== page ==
10 Pet Safety Tips For The Fourth Of July
While the Fourth of July is a joyous celebration for Americans, for pets the fireworks are as welcome as a thunderstorm and just as scary. Due to the loud noise caused by fireworks, more pets run off and become lost on July 4 and December 31 than any other days of the year. With a little care and planning, you can protect your pets during this stressful time for them. Here are 10 pet safety tips for the Fourth of July.
1. Keep your pets indoors
If fireworks are being set off in your neighborhood, the sounds will echo everywhere and disorient your pet. Better to just bring them in for the night where they feel safe. Close the curtains. Turn on music or the television. If your pet is especially nervous, put him in the basement. If you don’t have a basement, set up a safe place in the middle of your house. Make sure this safe zone is away from windows where the noise is much less. Make it inviting for pets with a comfy bed and a cozy pile of blankets. Cats and dogs will both love this.
2. Keep tags and microchips up to date
Sometimes your pets will get out of the house even with your best attempt to keep them there. Hopefully they’ll be able to get home on their own. But if they get picked up by animal control or if a neighbor finds them, having your pets tagged and tracked is the best way to get them back. Sometimes pets can get far away from home in just a short amount of time. Make sure the people who find them will know where they live with up-to-date tags or microchips.
3. Wear pets out before fireworks start
Cats and dogs both do a lot better when they’re too tired to be scared. Take your dog for a walk in the park for some extreme fetch. Or take out the laser pointer and let your cat go wild. Either way, the more tired they are, the greater the chance they’ll be able to sleep through the noise and confusion of firework. Or at least they’ll be be too tired to be anxious.
4. Do not take pets with you to the fireworks show
This sounds like a no-brainer, but it needs to be emphasized. Even if you’re going to your dog’s favorite park to see fireworks, resist any notion of bringing him along. That’s the last place he should be on Fourth of July night. If you’re not staying home, get a pet sitter for the night so there’s a human presence for your pets. They’ll be calmer if they see a human is calm, because they take a lot of emotional cues from us.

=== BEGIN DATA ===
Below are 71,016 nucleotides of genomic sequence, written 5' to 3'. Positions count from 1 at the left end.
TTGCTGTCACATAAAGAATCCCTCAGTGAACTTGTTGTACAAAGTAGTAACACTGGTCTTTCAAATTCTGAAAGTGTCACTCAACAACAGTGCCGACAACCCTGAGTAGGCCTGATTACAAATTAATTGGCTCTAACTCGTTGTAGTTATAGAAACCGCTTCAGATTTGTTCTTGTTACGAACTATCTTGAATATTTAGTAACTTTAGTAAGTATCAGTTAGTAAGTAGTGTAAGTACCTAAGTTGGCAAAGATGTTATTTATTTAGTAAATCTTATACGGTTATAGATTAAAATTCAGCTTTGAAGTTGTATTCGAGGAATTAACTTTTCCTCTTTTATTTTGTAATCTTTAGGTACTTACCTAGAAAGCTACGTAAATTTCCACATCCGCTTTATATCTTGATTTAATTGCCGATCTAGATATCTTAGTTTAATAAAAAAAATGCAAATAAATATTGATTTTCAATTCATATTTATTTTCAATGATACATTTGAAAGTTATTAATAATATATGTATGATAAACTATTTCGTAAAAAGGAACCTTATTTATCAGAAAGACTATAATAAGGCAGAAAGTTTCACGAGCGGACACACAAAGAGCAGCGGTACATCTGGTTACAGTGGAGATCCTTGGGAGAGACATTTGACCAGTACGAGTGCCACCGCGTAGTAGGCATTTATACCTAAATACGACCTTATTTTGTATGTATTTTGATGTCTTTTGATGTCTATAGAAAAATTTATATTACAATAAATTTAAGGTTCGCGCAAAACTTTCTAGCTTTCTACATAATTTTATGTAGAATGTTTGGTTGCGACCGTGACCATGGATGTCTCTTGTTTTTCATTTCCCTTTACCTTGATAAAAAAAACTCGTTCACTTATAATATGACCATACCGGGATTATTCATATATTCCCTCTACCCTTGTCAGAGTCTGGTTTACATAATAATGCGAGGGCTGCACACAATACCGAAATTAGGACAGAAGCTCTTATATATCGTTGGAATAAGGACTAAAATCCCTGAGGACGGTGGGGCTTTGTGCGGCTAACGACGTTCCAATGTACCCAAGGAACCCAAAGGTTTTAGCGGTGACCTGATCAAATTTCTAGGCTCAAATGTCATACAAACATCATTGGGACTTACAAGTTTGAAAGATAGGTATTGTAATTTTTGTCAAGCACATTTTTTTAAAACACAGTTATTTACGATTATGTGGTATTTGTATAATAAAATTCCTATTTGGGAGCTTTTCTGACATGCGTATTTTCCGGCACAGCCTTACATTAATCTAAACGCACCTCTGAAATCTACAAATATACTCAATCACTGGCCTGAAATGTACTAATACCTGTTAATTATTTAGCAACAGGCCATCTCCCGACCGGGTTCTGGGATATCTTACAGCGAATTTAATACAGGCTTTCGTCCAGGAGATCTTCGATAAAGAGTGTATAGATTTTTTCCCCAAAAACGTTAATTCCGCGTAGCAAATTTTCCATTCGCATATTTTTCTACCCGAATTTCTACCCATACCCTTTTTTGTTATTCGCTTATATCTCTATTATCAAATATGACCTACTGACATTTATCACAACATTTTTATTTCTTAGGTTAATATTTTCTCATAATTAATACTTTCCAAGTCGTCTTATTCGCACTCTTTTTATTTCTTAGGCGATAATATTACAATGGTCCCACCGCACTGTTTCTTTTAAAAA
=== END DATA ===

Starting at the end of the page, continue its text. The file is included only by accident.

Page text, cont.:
5. Desensitize pets to fireworks with YouTube
If you start training them young enough, you can get your pets used to the noise and confusion of fireworks. There are YouTube videos of fireworks that can help you train pets to get used to the havoc. Played on the television (which they are mostly disinterested in), you can get pets feeling the scary sounds won’t hurt them. Accompanied by treats and toys, it’s fun time. YouTube videos won’t completely cure pets from panicking during fireworks, but they can certainly help.
6. Do not set off fireworks around your pet
Unlike using YouTube videos, setting off real fireworks around your pet won’t desensitize them. You’ll just scare them witless. Also, fireworks contain chemicals like arsenic and potassium nitrate, which can hurt or even kill your pet. Even after fireworks have gone off, these chemicals remain on the ground. Be sure to clean up any fireworks debris in your yard afterwards. If your pets can pick it up, you can bet they will.
7. Provide positive reinforcement to pets on the Fourth of July
Put out their favorite chew toys or games. Be sure to buy some special treats so they know it’s a good day. But feed them early, before the fireworks start. Many animals will not eat if they’re anxious. Give your pets tons of affection and belly rubs. The good feelings may last through the entire experience. The more you prepare them, the better off they’ll be.
8. Make pets feel snug and safe
There’s a technique that dog owners swear by, and that’s the power of gentle pressure. Putting your dog in a snug vest or winding an ace bandage around his midsection can help him feel more secure. This also works great during thunderstorms. Just like how babies like to be swaddled, animals enjoy feeling close. Cats aren’t as fond of the procedure, but if you’ve ever seen them swaddled up in a towel on the internet (aka the purrito), you see that they can enjoy the sensation if they already feel safe.
9. Use scent therapy to calm pets
Just like they do for humans, scents can calm pets, too. There are specific products you can get that will work just like a diffuser, but for your pet. It won’t annoy you but it will sure help them. Not every pet will like it, but it’s an avenue you can try. Just make sure to avoid using essential oils that are dangerous to cats.
10. Administer anxiety medication if necessary
In extreme cases, you might want to see if the vet can recommend anxiety medication for your pet. There are over-the-counter options available, mostly to keep pets calm during plane rides and other scary trips. Some of these medications are disguised as treats, so your pet will be none the wiser. If you’re unsure if your pet will take the meds well, your vet will help you with this.